Usually, the appeals for this kind of patronage occur through dissenters who are subsequently contacted or cooperated with by a rogue elite. The elites themselves have much more at stake oftentimes, and so their desire to subvert must be at least somewhat concealed. The plebs may face many of the same risks – imprisonment, censorship, property confiscation, and the like – but the stakes are lower. In one frame, this could be considered a function of protest; rogue (or even governor-aligned) plebs mobilise a public display of affiliation and present themselves as a tool to be wielded by an elite who would have them. Protest leaders may be brought into cooperation with other elites to combine the labour resources they can offer – with the financial or institutional resources of the other elites, or even just take the mandate as cover to act. Many a coup (most notably the colour revolutions) have been conducted under the cover of a protest movement that would usually greet the removal of incumbent governing elites with much rejoicing. What is much rarer, is an elite that announces its rogue intentions, and only afterwards tries to find support that would coalesce itself into a rival political force. And yet in some sense that appears to be what Elon Musk has done.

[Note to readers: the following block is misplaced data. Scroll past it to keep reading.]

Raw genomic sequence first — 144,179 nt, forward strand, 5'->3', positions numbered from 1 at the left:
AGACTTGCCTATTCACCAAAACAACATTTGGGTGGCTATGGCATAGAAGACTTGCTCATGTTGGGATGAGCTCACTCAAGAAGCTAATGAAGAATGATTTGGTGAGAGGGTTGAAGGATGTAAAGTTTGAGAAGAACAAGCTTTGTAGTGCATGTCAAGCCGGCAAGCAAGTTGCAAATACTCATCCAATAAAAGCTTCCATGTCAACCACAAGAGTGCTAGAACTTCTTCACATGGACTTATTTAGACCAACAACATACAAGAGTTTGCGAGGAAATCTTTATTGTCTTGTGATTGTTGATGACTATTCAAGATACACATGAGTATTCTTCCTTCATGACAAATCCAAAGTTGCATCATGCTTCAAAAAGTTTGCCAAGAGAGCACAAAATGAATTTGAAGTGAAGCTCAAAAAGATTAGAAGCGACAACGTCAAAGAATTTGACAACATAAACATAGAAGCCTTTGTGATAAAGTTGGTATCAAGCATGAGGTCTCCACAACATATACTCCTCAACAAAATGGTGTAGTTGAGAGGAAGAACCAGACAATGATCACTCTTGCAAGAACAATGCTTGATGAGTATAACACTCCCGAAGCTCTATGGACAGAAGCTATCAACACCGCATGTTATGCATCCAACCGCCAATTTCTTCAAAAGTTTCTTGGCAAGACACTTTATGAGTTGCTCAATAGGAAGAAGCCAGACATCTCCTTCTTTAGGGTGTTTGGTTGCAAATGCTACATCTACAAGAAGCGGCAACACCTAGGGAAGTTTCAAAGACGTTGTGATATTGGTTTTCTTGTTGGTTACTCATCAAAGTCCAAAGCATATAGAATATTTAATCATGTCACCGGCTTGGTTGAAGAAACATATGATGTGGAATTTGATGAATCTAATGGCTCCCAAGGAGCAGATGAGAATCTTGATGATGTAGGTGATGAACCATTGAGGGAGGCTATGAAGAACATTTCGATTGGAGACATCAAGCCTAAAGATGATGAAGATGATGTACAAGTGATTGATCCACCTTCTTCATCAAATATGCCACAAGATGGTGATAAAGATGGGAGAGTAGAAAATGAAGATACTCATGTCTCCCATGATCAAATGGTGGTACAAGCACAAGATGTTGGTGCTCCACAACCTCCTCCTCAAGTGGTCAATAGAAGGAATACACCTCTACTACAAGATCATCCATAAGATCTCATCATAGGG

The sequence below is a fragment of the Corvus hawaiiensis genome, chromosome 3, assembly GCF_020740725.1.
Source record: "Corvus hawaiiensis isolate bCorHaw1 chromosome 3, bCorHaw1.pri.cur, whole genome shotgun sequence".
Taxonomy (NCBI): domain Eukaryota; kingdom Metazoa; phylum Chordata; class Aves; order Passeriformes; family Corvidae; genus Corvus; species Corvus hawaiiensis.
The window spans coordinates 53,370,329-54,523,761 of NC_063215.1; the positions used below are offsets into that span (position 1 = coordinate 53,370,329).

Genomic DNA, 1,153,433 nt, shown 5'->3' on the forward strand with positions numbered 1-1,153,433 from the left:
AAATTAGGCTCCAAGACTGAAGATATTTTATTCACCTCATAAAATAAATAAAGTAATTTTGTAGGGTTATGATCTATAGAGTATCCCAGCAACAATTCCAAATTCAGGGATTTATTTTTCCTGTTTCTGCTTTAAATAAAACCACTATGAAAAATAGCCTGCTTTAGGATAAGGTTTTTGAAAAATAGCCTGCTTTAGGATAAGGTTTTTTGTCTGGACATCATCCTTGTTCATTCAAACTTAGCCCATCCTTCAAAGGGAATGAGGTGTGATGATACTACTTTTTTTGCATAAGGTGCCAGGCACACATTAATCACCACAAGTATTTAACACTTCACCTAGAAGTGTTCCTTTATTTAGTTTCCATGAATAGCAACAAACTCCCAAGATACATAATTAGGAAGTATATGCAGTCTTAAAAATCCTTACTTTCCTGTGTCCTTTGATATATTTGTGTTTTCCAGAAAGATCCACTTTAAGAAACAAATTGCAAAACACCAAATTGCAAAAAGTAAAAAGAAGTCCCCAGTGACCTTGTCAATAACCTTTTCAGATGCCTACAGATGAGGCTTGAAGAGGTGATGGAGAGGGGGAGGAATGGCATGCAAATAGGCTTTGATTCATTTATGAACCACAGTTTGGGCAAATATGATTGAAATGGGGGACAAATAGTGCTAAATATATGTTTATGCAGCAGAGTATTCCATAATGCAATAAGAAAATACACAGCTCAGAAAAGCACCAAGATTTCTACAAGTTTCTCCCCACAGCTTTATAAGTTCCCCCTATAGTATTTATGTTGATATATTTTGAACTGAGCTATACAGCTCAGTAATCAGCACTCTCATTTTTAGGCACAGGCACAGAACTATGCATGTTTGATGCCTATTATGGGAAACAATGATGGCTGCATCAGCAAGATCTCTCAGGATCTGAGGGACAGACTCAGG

Musk’s goals, as revealed by some of his public statements around this issue, in particular, will probably not be palatable to most; as they may contain things like mandatory verification of identity, ending anonymity. In return there seem to be two major benefits to be attained; the removal of certain restrictions in the name of freedom of speech, and by extension – potentially a removal of some of the advantages held by the Left on the platform, including largely sympathetic content moderators, and legitimisation tools such as the infamous Blue Check Mark for mouthpieces of the governing elite. Even if he does not favour the right explicitly then, it would be depriving the larger governing apparatus and ideologues of their privileged access to one of the major narrative-building and dissemination tools. In the worst-case scenario for him – Twitter could crash and burn in the wake of the acquisition, and our corner of rogue Rightism would be better off for it, as there would be no dominant incumbent while the user-base of Twitter attempts to find a new home (almost certainly providing a boon to established alternative platforms owned by people a little closer to us. But if that doesn’t happen, then perhaps we’ll regain many of our lost champions, or the field will be ripe for smaller players to grow their presence – unimpeded by the usual suspensions and bans.